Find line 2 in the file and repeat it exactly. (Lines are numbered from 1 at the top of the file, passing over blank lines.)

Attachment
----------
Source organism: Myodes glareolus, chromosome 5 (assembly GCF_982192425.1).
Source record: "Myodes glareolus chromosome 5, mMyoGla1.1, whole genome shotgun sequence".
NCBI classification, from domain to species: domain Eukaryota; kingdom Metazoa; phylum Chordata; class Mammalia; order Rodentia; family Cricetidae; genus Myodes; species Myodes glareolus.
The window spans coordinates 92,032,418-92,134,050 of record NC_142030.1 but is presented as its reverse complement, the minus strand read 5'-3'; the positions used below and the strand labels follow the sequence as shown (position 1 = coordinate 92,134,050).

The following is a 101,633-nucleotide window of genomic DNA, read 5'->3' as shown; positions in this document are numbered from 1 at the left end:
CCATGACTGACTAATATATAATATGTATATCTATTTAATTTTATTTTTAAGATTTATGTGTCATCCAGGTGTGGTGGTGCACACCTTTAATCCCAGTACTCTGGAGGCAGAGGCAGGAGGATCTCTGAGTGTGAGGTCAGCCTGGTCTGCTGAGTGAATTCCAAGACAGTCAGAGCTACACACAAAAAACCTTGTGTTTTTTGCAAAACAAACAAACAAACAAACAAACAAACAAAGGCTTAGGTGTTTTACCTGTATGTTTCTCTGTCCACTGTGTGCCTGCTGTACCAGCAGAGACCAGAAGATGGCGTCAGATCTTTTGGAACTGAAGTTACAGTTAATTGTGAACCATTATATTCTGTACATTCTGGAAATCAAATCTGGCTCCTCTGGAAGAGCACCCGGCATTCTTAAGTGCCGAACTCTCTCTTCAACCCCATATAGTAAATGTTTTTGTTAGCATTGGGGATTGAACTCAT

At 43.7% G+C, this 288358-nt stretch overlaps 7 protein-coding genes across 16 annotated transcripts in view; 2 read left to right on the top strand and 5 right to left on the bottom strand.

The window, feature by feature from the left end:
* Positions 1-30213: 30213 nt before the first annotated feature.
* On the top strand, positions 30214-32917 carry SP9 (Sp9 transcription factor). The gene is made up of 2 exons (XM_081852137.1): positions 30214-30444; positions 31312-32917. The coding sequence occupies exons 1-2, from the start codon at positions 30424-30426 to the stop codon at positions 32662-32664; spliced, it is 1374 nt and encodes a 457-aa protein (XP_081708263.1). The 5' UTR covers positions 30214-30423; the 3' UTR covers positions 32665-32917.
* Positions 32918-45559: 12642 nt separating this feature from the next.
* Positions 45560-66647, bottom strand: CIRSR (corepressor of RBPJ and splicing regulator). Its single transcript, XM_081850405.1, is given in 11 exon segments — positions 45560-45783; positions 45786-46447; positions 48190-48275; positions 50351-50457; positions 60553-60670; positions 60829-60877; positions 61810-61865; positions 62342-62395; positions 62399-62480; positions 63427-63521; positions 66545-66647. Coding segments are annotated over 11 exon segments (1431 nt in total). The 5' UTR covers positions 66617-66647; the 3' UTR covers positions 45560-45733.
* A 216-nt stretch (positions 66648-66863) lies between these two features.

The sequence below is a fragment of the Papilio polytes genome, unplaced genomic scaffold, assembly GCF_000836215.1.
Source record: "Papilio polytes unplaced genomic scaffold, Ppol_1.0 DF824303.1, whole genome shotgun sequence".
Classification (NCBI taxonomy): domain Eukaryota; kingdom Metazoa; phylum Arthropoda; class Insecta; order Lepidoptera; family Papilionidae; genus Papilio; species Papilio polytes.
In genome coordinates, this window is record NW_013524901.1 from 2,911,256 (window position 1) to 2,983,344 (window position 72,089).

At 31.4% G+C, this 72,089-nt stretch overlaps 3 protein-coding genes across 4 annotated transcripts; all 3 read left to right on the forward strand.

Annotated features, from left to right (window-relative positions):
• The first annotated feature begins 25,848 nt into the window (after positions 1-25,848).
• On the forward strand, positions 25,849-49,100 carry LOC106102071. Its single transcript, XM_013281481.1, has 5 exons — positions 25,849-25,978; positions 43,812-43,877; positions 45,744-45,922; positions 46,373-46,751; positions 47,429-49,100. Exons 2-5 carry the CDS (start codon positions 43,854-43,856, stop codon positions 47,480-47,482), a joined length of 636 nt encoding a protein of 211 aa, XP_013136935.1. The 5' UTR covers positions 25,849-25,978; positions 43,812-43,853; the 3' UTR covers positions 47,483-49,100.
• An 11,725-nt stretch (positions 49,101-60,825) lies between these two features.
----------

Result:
Source record: "Myodes glareolus chromosome 5, mMyoGla1.1, whole genome shotgun sequence".